In this special section, co-sponsored by The Indypendent and the Rosa Luxemburg Stiftung New York Office, we delve into the landscape of the New York City movement in solidarity with Chile in the tumultuous aftermath of the Sept. 11, 1973, coup that saw the overthrow of President Salvador Allende’s democratically elected government and the rise of General Augusto Pinochet’s oppressive dictatorship. Fifty years later, we honor the sacrifices and draw inspiration from the enduring legacy of New York’s solidarity actors in their pursuit of justice and democracy amid one of Chile’s darkest chapters.
The news of the military coup led by General Augusto Pinochet on Sept. 11, 1973, sent shockwaves across the world. The oppressive Pinochet dictatorship, which subjected thousands of Chileans to torture, murder, and disappearance, ignited international resistance to his illegitimate government. Standing in support of the Chilean people, New Yorkers felt compelled to respond. Amid the upheaval and repression in Chile, New York City became one of the centers for exiled Chileans seeking safety and support. Various solidarity initiatives blossomed throughout the city. Leftists, artists and exiles emerged in this context as key protagonists in a multifaceted movement that sought to amplify the voices of those suffering in Chile and challenge the human rights abuses perpetrated by the Pinochet regime.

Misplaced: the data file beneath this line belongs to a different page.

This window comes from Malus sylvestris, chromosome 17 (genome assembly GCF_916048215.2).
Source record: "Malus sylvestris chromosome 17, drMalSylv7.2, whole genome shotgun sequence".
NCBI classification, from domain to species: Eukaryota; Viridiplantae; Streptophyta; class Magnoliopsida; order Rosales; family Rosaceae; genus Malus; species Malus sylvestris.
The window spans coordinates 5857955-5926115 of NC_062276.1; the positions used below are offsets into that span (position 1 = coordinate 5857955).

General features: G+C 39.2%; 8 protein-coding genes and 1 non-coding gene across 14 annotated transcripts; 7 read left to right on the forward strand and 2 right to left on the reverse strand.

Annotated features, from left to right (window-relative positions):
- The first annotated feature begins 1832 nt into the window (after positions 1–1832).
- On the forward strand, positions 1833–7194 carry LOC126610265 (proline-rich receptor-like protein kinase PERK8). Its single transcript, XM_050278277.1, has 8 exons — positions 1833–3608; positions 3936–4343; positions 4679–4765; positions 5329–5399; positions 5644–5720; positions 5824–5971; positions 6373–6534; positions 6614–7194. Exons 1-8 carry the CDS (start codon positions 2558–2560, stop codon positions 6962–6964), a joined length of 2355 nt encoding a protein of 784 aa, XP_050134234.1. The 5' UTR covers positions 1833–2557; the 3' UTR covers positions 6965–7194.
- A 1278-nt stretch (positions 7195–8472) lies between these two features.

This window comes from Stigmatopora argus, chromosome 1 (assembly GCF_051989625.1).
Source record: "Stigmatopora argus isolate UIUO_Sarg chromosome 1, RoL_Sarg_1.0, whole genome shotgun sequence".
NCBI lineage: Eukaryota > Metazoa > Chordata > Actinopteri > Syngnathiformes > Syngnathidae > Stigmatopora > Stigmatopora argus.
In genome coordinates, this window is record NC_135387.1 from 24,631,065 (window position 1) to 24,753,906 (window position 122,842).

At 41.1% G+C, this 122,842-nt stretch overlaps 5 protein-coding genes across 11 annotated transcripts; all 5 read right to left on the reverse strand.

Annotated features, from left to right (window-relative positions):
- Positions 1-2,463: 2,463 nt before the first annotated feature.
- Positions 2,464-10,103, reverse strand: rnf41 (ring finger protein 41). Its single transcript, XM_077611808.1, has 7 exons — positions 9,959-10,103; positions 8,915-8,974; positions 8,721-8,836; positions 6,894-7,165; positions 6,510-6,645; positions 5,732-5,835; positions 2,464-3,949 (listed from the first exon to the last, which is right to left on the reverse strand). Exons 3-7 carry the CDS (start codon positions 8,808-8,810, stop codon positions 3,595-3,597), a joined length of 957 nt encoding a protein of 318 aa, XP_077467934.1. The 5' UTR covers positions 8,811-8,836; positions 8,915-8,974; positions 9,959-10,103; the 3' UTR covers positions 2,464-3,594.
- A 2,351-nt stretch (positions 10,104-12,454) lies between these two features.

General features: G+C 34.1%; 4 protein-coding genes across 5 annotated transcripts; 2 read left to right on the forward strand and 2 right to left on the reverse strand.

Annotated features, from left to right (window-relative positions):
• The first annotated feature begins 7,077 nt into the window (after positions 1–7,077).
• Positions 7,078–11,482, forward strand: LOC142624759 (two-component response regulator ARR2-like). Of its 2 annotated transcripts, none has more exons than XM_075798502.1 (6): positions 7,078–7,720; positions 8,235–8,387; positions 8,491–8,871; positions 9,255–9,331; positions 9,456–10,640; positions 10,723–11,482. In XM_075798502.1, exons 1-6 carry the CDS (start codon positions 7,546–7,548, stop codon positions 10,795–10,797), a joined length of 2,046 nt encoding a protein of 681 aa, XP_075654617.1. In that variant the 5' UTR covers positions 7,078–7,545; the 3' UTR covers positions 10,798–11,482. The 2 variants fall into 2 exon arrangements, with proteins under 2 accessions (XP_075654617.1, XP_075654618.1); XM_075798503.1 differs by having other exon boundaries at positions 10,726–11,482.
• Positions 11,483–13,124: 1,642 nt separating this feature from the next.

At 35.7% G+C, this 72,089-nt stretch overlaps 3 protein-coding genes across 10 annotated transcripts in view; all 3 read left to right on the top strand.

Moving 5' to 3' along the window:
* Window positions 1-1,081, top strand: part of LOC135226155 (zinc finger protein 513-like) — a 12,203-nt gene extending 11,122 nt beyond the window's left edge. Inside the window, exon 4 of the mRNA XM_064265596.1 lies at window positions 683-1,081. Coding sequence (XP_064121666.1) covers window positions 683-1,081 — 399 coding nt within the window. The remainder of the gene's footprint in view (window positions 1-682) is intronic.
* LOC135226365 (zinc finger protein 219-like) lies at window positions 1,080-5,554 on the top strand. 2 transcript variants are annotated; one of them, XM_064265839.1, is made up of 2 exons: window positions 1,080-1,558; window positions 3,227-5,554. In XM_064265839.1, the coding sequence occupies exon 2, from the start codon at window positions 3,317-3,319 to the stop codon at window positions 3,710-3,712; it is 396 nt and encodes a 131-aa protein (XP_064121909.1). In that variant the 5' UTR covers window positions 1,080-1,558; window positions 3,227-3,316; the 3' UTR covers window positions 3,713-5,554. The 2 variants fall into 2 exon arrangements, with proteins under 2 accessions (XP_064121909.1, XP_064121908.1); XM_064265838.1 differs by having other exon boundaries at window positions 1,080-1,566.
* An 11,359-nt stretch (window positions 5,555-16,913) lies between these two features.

The solidarity movement with the Chilean people also played a crucial role in enlightening Americans about the extent of U.S. imperialism’s influence in Latin America. These groups exposed the immoral strategies employed by the U.S. government and corporations to safeguard their economic and political interests and the consequences of U.S. interference in foreign governments.
This special section looks into these New York’s networks and the pivotal role they played in raising awareness. As we uncover stories of solidarity in action, we witness how the boundaries of nationality, language and culture dissolved, and a profound sense of interconnectedness took root. New York’s response to the Chilean coup epitomized the true spirit of internationalism, showcasing the power of collective action in advocating justice on a global scale.
Top photo: Performers bid goodbye to the audience at An Evening with Salvador Allende, organized by Phil Ochs with Friends of Chile, Felt Forum at Madison Square Garden, New York, May 9, 1974. Photographer: Marcelo Montealegre